Brussels is not a big deal. The smaller cities are more interesting, and friendlier. Don't even think of driving in Amsterdam if you value your life and sanity.
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Old Jan 11th, 2017, 10:05 AM
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Again, thank you to Tonfromleiden & Spearrne
great info to learn.

Best Regards.
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Old Jan 11th, 2017, 10:18 AM
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Don't rule out driving. You could head north from Amsterdam, over the Afsluitdijk, explore Friesland and Groningen province before heading into northern Germany, circle around and re-enter the Netherlands from the south east maybe, to visit Overijssel and Gelderland (maybe Utrecht too - my home province). All low tourist areas but still interesting imho.

Or head south through Brabant and Limburg into Belgium, then around through the Ardennes and Eiffel back into the Netherlands via Arnhem.

I am assuming you are planning to return the car to the Netherlands. If not you will pay a big drop off fee

You don't have to take motorways everywhere. The drive to Brussels from Amsterdam is only about 2 hours on a normal day on the motorway, but boy is it a boring drive!

The problem with a Dutch car in Germany is it almost certainly won't have an umweltplakette which means you can't take it into many German cities.
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Old Jan 12th, 2017, 11:25 AM
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I also appreicate suggestions from hetismij2 on Jan 11, 17
all great points! Thank you so much!

I looked tonfromleiden on Jan 10, 17 at 4:48pm of the city
' Hoorn ', I should not miss the northern region.
very pretty.
Thank you again!
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Old Jan 12th, 2017, 12:01 PM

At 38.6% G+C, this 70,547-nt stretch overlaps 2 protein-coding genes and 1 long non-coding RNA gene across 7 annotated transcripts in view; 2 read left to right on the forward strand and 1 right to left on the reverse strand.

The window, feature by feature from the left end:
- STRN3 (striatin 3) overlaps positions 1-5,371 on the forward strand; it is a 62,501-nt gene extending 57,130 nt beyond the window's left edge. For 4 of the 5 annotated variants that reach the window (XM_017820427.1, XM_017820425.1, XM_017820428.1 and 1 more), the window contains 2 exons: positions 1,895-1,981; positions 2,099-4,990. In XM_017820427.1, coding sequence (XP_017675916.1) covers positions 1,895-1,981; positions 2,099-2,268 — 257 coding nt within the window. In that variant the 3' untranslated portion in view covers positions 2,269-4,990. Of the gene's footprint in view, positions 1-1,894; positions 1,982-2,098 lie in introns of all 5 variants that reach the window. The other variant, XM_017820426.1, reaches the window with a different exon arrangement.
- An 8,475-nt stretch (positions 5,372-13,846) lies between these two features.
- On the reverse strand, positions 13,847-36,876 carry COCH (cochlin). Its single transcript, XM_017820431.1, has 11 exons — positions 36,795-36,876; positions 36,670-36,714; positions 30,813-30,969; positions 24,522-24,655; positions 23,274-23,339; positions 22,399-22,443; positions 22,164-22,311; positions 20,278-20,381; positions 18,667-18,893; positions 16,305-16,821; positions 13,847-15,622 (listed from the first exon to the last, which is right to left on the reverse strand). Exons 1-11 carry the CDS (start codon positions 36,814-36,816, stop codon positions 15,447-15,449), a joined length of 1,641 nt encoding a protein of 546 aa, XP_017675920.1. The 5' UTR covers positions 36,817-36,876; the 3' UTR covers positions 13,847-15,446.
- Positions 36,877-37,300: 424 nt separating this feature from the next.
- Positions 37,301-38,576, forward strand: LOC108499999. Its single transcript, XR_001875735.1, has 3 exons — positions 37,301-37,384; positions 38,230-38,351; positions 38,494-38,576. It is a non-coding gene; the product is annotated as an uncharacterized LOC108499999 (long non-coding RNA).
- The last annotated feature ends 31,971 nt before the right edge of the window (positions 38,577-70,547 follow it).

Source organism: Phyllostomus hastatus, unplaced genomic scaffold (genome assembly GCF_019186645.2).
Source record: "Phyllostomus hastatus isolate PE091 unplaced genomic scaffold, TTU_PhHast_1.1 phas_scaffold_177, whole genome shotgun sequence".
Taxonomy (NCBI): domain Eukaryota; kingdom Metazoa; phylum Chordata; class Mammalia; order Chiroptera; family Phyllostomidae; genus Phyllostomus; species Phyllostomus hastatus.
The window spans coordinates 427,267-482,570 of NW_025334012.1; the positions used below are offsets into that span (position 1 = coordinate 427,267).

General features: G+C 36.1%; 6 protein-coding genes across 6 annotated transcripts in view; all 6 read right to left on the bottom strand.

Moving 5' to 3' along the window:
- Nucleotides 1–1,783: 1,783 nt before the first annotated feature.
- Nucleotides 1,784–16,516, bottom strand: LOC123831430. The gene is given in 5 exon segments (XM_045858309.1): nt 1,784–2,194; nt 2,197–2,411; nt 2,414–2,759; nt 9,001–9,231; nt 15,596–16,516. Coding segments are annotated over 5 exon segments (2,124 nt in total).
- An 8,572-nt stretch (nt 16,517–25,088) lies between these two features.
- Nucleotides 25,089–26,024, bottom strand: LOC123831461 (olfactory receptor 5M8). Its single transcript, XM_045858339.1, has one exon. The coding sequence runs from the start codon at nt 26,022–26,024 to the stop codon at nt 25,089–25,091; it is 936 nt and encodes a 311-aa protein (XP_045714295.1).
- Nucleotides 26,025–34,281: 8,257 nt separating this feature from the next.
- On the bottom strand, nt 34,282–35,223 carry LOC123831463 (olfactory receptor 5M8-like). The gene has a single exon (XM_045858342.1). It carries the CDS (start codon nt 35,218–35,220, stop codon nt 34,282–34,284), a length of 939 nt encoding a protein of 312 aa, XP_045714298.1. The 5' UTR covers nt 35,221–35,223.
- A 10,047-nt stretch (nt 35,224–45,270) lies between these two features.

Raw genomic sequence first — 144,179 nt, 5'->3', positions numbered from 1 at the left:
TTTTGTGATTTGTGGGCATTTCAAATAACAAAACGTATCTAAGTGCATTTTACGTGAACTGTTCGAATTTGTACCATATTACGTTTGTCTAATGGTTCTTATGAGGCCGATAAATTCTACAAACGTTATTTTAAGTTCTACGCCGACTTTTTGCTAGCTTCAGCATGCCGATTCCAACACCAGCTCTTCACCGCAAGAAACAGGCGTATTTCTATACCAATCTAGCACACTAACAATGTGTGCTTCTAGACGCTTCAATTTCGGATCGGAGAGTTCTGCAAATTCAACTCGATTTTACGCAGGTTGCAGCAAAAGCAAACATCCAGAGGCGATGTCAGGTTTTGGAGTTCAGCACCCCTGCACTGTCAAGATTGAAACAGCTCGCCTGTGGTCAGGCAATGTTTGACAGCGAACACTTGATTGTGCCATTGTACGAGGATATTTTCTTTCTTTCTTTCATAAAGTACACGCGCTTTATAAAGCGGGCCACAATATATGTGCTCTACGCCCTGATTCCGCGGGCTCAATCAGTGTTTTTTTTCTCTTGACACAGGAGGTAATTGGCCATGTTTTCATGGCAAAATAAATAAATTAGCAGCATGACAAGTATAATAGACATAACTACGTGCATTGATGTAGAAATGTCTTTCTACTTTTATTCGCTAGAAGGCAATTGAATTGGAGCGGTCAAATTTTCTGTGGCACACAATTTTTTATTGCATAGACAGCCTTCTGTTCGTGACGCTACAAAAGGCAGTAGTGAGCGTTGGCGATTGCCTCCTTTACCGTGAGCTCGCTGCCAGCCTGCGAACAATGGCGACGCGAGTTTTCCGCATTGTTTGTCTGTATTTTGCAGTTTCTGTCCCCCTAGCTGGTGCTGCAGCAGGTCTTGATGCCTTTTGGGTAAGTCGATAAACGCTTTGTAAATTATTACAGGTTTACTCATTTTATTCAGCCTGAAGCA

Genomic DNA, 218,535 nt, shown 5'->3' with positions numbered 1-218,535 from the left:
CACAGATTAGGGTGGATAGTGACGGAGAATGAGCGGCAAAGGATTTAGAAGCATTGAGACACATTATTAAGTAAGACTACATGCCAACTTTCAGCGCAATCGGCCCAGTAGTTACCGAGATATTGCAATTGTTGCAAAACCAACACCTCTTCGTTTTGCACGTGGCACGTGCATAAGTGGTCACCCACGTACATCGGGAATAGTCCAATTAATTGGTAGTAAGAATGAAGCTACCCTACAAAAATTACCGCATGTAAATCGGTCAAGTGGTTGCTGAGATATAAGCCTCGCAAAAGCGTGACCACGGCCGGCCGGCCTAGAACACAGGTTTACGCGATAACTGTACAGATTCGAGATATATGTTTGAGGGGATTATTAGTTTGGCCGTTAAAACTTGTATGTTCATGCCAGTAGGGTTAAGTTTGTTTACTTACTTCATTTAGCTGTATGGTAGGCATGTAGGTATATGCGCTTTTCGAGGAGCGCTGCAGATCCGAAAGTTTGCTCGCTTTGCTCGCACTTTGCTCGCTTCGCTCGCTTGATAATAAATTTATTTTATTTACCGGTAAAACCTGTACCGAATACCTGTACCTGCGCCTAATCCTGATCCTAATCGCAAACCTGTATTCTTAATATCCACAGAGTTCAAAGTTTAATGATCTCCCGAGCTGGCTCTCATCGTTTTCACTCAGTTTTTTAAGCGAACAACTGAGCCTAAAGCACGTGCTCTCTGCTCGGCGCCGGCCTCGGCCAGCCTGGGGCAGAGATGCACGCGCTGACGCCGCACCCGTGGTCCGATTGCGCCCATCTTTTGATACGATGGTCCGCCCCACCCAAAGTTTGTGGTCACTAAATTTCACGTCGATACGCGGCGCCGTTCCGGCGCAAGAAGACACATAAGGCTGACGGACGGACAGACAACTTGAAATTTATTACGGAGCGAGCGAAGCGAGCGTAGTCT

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Do you have to return to Amsterdam to drop the car?

If so I would consider a circular tour - shooting first over thru western NL to Cologne and then following the Rhine River down to Koblenz and just south of it the best part of the Rhine - the Rhine Gorge with delightful riverside towns to stay in.

Then from Koblenz go up the Mosel River valley - slowly - vineyards everywhere and the river runs in a twisting deep gorge- cute wine towns dot the roads- one of the very most scenic motoring routes in Europe:

https://www.google.com/search?q=mose...w=1536&bih=760

Go via Trier - worth a day for its Roman relics - the best IMO north of the Alps and onto Luxembourg.

Ah the Grand Duchy of Luxembourg - a beautiful rustic rural country for the most part -

then drive the Belgium's Ardennes - thru the Battle of the Bulge country around Bastogne-drop by the Spa town of SpaCruise thru the Namur-Leige-Dinant area with some great natural sceneruy- stop in Brussels for a day

Head over to Bruges - lovely lovely Bruges-incredibly lovely Bruges and up via Gent and Dordrecht and Delft and the Flower Belt back to Amsterdam.

14 days would be sweet and you see some lovely country and neat cities too.
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Old Jan 13th, 2017, 02:44 PM
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Wow, Thank you so much to PalenQ!
Wonderful suggestions and info, the link, I really want to explorer those areas, so beautiful!
In my group, 3 sisters are joining me they are at good health, seniors age at 70ish, first stop is AMS, they love to see Tulips, how many days are not too much, which area we shouldn't miss?
I enjoy driving, but if in the city is tough, I only rent car for out of towns.
we may have only 12-day for real travel, other two days would be flying.
which area may be skipped?
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Old Jan 13th, 2017, 03:38 PM
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Driving in Belgium is easy - I have driven about half a million Kms in that gorgeous country.

This being said : cities are a nightmare. The peripheric roads (we call them 'rings') are always congested and forget about rush hour. Bruxelles intra muros is crazy. Just try to avoid or drive at 2 am.

Rush hour in Antwerpen starts at 6 to ? in Bruxelles from 7 to 9 30.

The Ardennes are spectacular by road. Beautiful - try to follow some valleys (Molignée has my preference, or ourthe or Lesse).

Bruxelles is a beautiful city if you know where to go - get a book and don't bypass it whatever people tell you. La Grand Place is superb, le Sablon is fantastic, les Galeries (reine et roi) very nice, Place SainteCatherine is cool etc etc.

Charleroi was mentioned : Don't ever go there. I am the biggest specialist on this town and can tell you all in one word : avoid. Nothing there.

Cities and towns are gorgeous : Mechelen was mentioned, Leuven is fantastic, Ieper, Oudenaarde, Lier (Lier !) Dinant, Huy (less...) are great small cities.